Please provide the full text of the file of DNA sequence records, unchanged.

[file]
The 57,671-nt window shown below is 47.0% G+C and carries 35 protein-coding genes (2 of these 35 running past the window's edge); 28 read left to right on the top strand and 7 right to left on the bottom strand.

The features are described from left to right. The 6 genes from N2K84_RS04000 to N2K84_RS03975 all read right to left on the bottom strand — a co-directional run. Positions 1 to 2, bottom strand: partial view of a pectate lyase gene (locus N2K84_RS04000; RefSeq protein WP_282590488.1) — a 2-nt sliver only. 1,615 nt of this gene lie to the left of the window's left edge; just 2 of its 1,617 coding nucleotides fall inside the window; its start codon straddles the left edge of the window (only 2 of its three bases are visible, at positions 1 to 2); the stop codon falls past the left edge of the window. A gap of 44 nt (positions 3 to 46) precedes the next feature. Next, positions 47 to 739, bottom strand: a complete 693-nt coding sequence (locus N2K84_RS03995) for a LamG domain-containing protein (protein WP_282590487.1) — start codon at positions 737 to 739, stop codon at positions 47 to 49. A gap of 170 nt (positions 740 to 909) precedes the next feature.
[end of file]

The 57,671-nt window shown below is 47.0% G+C and carries 35 protein-coding genes (2 of these 35 running past the window's edge); 28 read left to right on the top strand and 7 right to left on the bottom strand.

The features are described from left to right. The 6 genes from N2K84_RS04000 to N2K84_RS03975 all read right to left on the bottom strand — a co-directional run. Positions 1 to 2, bottom strand: partial view of a pectate lyase gene (locus N2K84_RS04000; RefSeq protein WP_282590488.1) — a 2-nt sliver only. 1,615 nt of this gene lie to the left of the window's left edge; just 2 of its 1,617 coding nucleotides fall inside the window; its start codon straddles the left edge of the window (only 2 of its three bases are visible, at positions 1 to 2); the stop codon falls past the left edge of the window. A gap of 44 nt (positions 3 to 46) precedes the next feature. Next, positions 47 to 739, bottom strand: a complete 693-nt coding sequence (locus N2K84_RS03995) for a LamG domain-containing protein (protein WP_282590487.1) — start codon at positions 737 to 739, stop codon at positions 47 to 49. A gap of 170 nt (positions 740 to 909) precedes the next feature.